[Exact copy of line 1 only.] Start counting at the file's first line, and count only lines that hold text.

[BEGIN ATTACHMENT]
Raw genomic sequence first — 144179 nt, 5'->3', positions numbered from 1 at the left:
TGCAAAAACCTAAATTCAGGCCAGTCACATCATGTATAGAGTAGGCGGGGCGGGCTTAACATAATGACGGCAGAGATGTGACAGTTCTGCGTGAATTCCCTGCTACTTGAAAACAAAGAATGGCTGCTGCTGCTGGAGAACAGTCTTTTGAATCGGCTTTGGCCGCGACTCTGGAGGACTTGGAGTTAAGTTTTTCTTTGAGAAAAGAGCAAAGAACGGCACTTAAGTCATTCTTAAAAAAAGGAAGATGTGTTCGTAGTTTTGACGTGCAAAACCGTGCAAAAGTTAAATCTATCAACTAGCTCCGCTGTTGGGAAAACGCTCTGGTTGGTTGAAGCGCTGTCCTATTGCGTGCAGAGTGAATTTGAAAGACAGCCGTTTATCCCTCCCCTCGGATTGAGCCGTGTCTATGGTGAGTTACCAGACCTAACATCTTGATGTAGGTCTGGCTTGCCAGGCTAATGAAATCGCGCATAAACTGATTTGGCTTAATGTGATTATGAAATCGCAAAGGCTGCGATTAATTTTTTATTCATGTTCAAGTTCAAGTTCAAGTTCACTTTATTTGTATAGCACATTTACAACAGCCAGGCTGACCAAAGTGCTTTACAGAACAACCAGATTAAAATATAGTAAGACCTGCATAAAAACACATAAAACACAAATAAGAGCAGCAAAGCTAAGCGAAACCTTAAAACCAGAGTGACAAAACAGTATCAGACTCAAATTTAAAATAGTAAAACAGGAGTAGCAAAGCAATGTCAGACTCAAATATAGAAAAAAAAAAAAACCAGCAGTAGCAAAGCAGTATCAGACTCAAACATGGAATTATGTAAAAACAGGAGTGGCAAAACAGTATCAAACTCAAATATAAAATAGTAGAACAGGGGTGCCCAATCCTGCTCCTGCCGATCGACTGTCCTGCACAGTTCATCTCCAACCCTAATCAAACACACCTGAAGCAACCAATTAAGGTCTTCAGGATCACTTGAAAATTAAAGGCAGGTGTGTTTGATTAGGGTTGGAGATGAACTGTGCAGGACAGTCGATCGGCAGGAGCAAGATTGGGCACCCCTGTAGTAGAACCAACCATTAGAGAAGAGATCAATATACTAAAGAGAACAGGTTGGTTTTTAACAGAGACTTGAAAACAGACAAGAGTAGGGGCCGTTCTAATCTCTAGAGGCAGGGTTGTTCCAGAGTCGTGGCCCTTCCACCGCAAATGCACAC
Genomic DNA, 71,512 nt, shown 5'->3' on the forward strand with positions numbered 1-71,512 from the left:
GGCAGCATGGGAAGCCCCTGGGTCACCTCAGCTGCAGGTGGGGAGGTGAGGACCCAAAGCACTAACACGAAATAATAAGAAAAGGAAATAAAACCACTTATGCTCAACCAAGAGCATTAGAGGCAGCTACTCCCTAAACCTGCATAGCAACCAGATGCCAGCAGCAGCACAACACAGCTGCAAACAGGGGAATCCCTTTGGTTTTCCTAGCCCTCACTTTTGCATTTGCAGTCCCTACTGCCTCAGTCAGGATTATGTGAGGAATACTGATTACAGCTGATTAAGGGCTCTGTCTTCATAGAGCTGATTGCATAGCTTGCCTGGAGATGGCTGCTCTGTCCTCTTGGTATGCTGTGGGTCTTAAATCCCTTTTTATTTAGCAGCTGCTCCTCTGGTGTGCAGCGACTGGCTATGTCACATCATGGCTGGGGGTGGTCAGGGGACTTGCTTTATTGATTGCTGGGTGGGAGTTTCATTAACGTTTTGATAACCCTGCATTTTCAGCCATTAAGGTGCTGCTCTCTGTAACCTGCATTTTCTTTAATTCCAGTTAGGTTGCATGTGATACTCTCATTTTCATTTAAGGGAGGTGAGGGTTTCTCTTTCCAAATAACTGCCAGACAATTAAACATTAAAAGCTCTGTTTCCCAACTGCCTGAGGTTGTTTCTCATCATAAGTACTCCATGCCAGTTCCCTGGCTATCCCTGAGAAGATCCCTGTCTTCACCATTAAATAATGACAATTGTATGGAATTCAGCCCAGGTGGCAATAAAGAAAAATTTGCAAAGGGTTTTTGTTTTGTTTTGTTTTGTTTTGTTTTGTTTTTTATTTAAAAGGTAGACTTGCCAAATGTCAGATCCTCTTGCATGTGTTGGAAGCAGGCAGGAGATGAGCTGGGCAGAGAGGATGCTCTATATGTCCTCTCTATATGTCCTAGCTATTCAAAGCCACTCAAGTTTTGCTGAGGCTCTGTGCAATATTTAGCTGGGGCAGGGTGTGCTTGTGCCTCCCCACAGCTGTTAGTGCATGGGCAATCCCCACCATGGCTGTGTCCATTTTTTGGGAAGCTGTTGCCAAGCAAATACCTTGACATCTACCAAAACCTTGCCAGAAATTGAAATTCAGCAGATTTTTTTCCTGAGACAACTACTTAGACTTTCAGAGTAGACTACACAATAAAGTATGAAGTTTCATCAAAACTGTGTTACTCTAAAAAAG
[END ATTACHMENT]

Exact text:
Raw genomic sequence first — 144179 nt, 5'->3', positions numbered from 1 at the left: